Now the operation of the delay type detonating primer shown in FIG. 5 will be explained with reference to signal waveforms illustrated in FIGS. 6A to 6I. As shown in FIG. 6A, at a timing t0 the electric blaster 10 is actuated, and at a timing t1 the energy supply is stopped. Usually a time period from t0 to t1 is one to several seconds. Then, the actuating circuit 3 generates the actuation signal at the timing t1 as represented in FIG. 6B. The reference clock pulse generator 41 initiates to produce the reference clock pulses from a certain timing between t0 to t1 as shown in FIG. 6C. In FIG. 6C, the unstable operation of the reference clock pulse generator 41 is depicted by a dotted line. It should be noted that the reference clock pulse generator 41 has become stable by the timing tl at which the actuation signal is generated. Unless the actuation signal is generated, the two-phase clock pulse generator 42 could not operate, so that the first and second clock pulses φ1 and φ2 and the constant current pulse are not produced.

After the actuation signal has been produced, the two-phase clock pulse generator 42 produces the first and second clock pulses φ1 and φ2 shown in FIGS. 6D and 6E, respectively. These clock pulses have the same period λ, but have a relative phase difference ψ. The pulse difference ψ is preferably determined slightly shorter than the period λ, because the pulse width can be changed within the phase difference ψ and thus the large change in the pulse width can be attained. Further, in FIG. 6C, the repetition frequency of the reference clock pulse is shown extremely lower than the actual frequency for the sake of simplicity.

By selectively closing a desired one of the switches SW1, SW2 . . . SWn, the counter 43 in the pulse width converting circuit 31 generates output pulses having difference durations T1 and T2 as shown by FIGS. 6F and 6G. The repetition periods of these output pulses are the same as the period λ of the clock pulses φ1 and φ2. Since the leading edge of the output pulse of the counter 43 is coincided with that of the first clock pulse φ1, the output pulse can be regarded as the first clock pulse φ1 whose pulse width has been changed or converted. This pulse width can be precisely determined at a unit of the period of the reference clock pulse.

When the counter 43 generates the output pulse shown in FIG. 6F, the voltage across the second capacitor 33 increases in a stepwise manner as illustrated in FIG. 6H. In this case, since the width of the constant current pulse is short, the voltage across the capacitor increases rather gradually. Contrary to this, when the counter 43 generates the longer output pulse as depicted in FIG. 6G, the voltage across the capacitor 33 increases abruptly as shown in FIG. 61. In this case, it should be noted that an inclination of the increasing portions of the voltages shown in FIGS. 6H and 6I is entirely the same, because the amplitude of the constant current pulse is always maintained constant.

In the present embodiment, the voltage across the second capacitor 33 is not always detected, but is measured in synchronism with the second clock pulse φ2. That is to say, when the second clock pulse φ2 is applied to the base of the transistor 47 in the voltage depicting circuit 34, the voltage across the second capacitor 33 is compared with a reference voltage VR which is determined by the breakdown voltage of the Zener diode 46. When the voltage across the second capacitor 33 is lower than the threshold voltage VR, no current flows through the resistor 45 and potentials at anode and control gate become substantially equal to each other, so that the thyristor 48 is not turned on. When the voltage across the second, capacitor 33 exceeds the threshold value VR the potential at the junction point between the resistor 45 and Zener diode 46 is decreased. Thereafter, when the second clock pulse φ2 is applied to the base of the transistor 47, the decreased potential is applied to the control gate of the thyristor 48 and the thyristor becomes conductive. Then, the electric charges stored in the second capacitor 33 are discharged through the thyristor and igniting resistor 26. The igniting resistor 26 is heated, the fuse head 27 is burnt, and subsequently the main explosive 28 is exploded.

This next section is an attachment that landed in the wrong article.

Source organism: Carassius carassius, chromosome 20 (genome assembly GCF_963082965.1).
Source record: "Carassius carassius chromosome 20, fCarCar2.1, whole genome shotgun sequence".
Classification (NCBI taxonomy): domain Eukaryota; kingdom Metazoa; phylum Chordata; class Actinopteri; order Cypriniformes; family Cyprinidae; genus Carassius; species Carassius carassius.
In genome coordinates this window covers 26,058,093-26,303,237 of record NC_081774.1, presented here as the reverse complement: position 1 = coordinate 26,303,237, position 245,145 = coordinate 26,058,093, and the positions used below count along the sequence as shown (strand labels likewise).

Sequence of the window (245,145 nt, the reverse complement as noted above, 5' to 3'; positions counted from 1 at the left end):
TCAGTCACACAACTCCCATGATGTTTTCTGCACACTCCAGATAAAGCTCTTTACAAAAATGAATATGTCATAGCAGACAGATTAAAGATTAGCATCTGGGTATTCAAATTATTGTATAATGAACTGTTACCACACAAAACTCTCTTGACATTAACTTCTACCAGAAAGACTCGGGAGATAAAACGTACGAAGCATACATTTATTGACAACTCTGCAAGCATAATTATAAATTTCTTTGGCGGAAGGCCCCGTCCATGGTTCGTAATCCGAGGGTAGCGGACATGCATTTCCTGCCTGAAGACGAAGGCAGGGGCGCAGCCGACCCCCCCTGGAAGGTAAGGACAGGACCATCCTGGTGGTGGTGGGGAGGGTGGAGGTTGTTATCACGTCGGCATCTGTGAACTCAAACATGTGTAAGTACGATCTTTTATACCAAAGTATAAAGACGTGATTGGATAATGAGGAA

As shown in FIGS. 6H and 6I, when the width of the constant current is short, the delay time T1 from the time t1 at which the actuation signal is generated to the time tE1 at which the thyristor 48 is turned on is long, but when the constant current pulse has a longer width, the delay time T2 from t1 to tE2 becomes short. In this manner, according to the present embodiment, by suitably setting the pulse duration of the output signal from the counter 43 by selectively closing one of the switches SW1, SW2 . . . SWn, the delay time can be adjusted. In this case, since the ignition signal is always generated in synchronism with the second clock pulse φ2, the delay time can be set in the digital manner at the unit of the period of the second clock pulse φ2. Therefore, the delay time can be entirely free from possible error in the capacitance value of the second capacitor 33.

In case of using a plurality of detonating primers, usually they are connected in series with the bus wires coupled with the electric blaster. Then, in order store in a capacitor a sufficient amount of energy in each detonating primer, it is preferable to increase the voltage applied across the capacitor, because the dimension of the capacitor can then be made smaller. However, in such an electric blasting system, it is necessary to provide an electric blaster having a very high output voltage. If such an electric blaster is used, when the number of detonating primers connected in series with each other is small, an excessively high voltage is applied to the primers and they might be broken. In order to avoid such a drawback, it is necessary to provide in each primer a protection circuit for high voltage or it is necessary to provide in the electric blaster a circuit for adjusting the voltage in accordance with the number of the detonating primers connected thereto. Therefore, it is quite preferable to connect a plurality of the detonating primers in parallel with the electric blaster. However, in such a case, it is necessary to extend the leg wires of all the primers to the electric blaster, so that the wiring operation becomes extremely complicated.